Parody is a humorous or satirical imitation of an original work.
In its very outset parody is meant for comical or ridiculing
purpose. With the advancement of technology, making and publishing
parodies online have become easier. Few websites or portals operate
focussing on parodies only. The debate on legality of parody and
its relationship with the intellectual property law is always open
as substantial amount of work is copied and used. However, the
determination whether such copying is infringement or is exempted
under the defence of fair use or does it affect the moral rights of
the owner, is very subjective and differs from case to case.
Parody and Copyright
Indian Copyright law is silent on the issue of parody. Parody
attracts liability under copyright law as substantial part of the
original work is copied in parody so as to enable the public to
connect it with the original work. Copying of the copyrighted work
is an infringement under the law. Though not specifically
mentioned, parody may be protected as fair use as it does not pose
any threat to the original work.
There are four factors which are used to determine whether an
act constitutes as fair use or not. Let us examine parody in terms
of these factors:
Amount of the act:Amount and substantiality of the work
copied from the original or copyrighted work plays an important
role while judging fair use. In order to be an infringement, there
must be substantial copying of the work. Parodies do copy a
substantial amount from the original work and this could turn out
to be an issue under copyright law, however parodies do not pose
any direct harm to the original work. Substantial amount of the
original work is copied in case of parody so as to allow the
audience to connect the parody to the original work.
Purpose of the work copied: The next factor is the
purpose of such copying. This factor investigates into the motive
of the use. Indian Copyright Law itself under Section 52 enlists
certain acts which constitute fair use like research, criticism and
review etc. Parody as such is not there in the list but it is to be
remembered that parodies simply mock at the original work. They
just intend to ridicule the original work without expecting any
commercial gain out of it.
Nature of the act: This requires an inquiry into the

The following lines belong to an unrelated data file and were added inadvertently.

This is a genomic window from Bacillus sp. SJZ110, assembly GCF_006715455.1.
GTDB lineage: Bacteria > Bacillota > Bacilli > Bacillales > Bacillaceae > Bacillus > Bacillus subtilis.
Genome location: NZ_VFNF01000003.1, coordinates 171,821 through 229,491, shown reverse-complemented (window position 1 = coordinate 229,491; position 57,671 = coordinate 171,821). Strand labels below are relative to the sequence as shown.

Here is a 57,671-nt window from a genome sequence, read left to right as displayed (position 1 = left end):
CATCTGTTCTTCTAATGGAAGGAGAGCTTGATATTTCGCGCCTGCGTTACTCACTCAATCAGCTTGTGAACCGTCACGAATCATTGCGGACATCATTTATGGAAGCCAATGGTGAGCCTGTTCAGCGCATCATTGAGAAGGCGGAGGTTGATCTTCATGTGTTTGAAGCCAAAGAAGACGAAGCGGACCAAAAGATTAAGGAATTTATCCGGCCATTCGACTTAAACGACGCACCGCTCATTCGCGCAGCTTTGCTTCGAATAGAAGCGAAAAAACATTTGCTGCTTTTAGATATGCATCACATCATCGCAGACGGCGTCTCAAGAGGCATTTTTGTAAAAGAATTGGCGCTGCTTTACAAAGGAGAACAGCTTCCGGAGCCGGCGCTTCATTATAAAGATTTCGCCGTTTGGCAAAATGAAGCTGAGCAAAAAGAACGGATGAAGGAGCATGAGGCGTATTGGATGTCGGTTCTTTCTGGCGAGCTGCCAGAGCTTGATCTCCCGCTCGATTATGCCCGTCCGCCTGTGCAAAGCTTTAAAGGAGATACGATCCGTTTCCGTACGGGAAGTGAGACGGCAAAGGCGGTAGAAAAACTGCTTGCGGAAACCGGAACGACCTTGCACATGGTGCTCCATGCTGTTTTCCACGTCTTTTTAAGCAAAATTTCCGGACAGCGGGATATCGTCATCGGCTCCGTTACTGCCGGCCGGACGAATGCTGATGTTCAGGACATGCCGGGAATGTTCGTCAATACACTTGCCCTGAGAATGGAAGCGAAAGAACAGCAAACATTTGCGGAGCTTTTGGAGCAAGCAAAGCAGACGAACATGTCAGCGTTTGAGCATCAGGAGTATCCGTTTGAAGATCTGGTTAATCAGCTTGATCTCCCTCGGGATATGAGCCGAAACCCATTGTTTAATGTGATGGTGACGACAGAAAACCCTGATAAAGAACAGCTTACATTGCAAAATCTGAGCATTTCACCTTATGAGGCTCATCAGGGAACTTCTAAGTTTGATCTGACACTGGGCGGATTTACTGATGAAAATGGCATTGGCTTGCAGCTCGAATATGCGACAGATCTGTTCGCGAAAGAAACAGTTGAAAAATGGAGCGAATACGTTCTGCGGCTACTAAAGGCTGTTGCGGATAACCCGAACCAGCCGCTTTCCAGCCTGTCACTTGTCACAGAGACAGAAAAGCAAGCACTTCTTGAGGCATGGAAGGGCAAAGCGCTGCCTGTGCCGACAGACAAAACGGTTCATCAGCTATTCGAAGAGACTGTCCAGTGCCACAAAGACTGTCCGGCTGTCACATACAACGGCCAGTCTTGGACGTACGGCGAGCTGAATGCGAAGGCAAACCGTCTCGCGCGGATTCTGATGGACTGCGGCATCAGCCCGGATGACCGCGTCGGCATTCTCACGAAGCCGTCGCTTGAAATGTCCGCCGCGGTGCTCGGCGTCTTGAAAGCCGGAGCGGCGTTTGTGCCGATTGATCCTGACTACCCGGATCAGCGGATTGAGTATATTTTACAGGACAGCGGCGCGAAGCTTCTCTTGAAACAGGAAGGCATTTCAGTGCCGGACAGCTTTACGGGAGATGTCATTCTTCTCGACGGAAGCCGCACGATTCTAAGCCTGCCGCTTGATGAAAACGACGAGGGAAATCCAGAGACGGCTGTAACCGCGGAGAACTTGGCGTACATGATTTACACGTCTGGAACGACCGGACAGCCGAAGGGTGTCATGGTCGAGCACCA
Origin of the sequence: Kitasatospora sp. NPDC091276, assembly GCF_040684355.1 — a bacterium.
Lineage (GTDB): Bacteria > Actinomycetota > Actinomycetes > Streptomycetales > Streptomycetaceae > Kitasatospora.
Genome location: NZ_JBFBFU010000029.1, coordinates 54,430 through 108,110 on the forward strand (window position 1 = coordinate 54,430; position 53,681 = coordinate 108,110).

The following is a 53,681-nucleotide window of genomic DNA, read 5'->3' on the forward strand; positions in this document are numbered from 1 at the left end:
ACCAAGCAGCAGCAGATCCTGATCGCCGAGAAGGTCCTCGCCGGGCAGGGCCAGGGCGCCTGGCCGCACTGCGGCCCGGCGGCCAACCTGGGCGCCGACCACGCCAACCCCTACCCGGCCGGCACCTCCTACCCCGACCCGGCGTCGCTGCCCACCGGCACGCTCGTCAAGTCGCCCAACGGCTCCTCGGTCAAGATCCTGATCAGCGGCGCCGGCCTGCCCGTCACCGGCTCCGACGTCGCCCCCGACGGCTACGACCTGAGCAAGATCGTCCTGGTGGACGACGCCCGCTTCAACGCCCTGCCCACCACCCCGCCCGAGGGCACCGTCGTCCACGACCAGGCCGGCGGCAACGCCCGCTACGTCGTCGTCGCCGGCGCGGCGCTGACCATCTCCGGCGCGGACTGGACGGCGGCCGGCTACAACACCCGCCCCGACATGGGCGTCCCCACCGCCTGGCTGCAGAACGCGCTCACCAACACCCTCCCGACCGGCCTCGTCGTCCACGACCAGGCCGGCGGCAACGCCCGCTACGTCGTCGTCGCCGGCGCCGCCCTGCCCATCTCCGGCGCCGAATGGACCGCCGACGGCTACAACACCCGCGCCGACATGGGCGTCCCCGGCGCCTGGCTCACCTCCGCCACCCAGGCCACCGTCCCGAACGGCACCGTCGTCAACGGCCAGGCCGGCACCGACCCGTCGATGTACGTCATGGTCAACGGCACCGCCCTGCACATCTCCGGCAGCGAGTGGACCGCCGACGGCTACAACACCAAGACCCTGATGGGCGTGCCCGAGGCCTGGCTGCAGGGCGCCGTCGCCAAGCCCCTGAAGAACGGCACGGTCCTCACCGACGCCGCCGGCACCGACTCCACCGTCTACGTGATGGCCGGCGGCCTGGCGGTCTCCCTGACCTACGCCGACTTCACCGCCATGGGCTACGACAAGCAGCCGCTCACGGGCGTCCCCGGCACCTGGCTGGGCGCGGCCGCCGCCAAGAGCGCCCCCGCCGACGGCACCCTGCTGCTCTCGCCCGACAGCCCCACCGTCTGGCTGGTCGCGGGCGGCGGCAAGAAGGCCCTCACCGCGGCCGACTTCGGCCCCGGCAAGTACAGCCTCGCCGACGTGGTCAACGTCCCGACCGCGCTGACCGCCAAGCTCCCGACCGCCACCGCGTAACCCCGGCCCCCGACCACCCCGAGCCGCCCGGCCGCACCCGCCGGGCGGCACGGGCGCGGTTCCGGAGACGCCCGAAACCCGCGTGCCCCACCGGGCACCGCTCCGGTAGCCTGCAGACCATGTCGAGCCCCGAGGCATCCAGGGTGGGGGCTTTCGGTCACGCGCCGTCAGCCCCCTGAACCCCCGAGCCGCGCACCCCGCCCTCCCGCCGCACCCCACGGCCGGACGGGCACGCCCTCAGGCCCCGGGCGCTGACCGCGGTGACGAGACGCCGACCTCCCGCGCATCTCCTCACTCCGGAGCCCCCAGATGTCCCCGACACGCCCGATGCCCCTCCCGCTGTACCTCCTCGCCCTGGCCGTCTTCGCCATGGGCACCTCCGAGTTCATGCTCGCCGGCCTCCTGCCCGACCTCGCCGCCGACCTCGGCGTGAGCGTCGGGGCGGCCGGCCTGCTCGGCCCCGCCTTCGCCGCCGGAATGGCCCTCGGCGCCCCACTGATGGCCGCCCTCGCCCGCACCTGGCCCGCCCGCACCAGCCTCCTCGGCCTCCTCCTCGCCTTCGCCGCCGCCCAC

character of the work. Parodies are intended to be comical and are
created just for fun.
Effect of the act: While considering the effect of the
copying it is important to consider whether there is any likelihood
of competition of that copied work with the original work. Parodies
appeal to the sense of humour of the audience and do not intend to
compete with the original work. There is generally no purpose to
gain benefit out of such act.
This analysis concludes that it is difficult to cover parodies
as infringement and can be defended as a fair act. It is a kind of
a criticism done in a comical way.
Parody and Moral Rights
Moral Rights are special rights with the owner of the
copyrighted work that remain with them even after the copyright
term has expired. Moral rights protect the original work from any
kind of mutilation or distortion.
Parodies are comical in nature. They criticize, entertain but do
not mutilate the work. The non-rivalrous nature of copyright law
i.e. the importance of the original is not lost because of the
copied work, also defend the parody culture.
Parody and Trademarks
Criticism is very important. As it is said, it is good to be
talked about rather being never talked about, parodies have
their own advantages. The main objective of trademark is to avoid
any confusion among products and to enable the consumers to
distinguish between products of different brand, quality etc.
Parodies do not create any confusion. They do not cause any direct
harm to the market of the trademarked product; instead they at
times raise awareness of the trademarked product.
In India, no major jurisprudence is available in regard to
parody. It is fine to say that parodies spice up our ways to look
at the creative work. It not only appeals to the public but such
spoofs provide opportunity to amateur creators to display their
talent. However, many people get offended by parodies and take them
as mutilation of their original work. Therefore, it is pertinent to
strike out a balance between parodies and intellectual property
In Blackwood & sons v A.N. Parasuraman (AIR 1959 Mad
410), the court held that while determining the character of
parody it is very important to figure out whether the use so done
wishes to compete with the original work of the creator.
The content of this article is intended to provide a general
guide to the subject matter. Specialist advice should be sought
about your specific circumstances.
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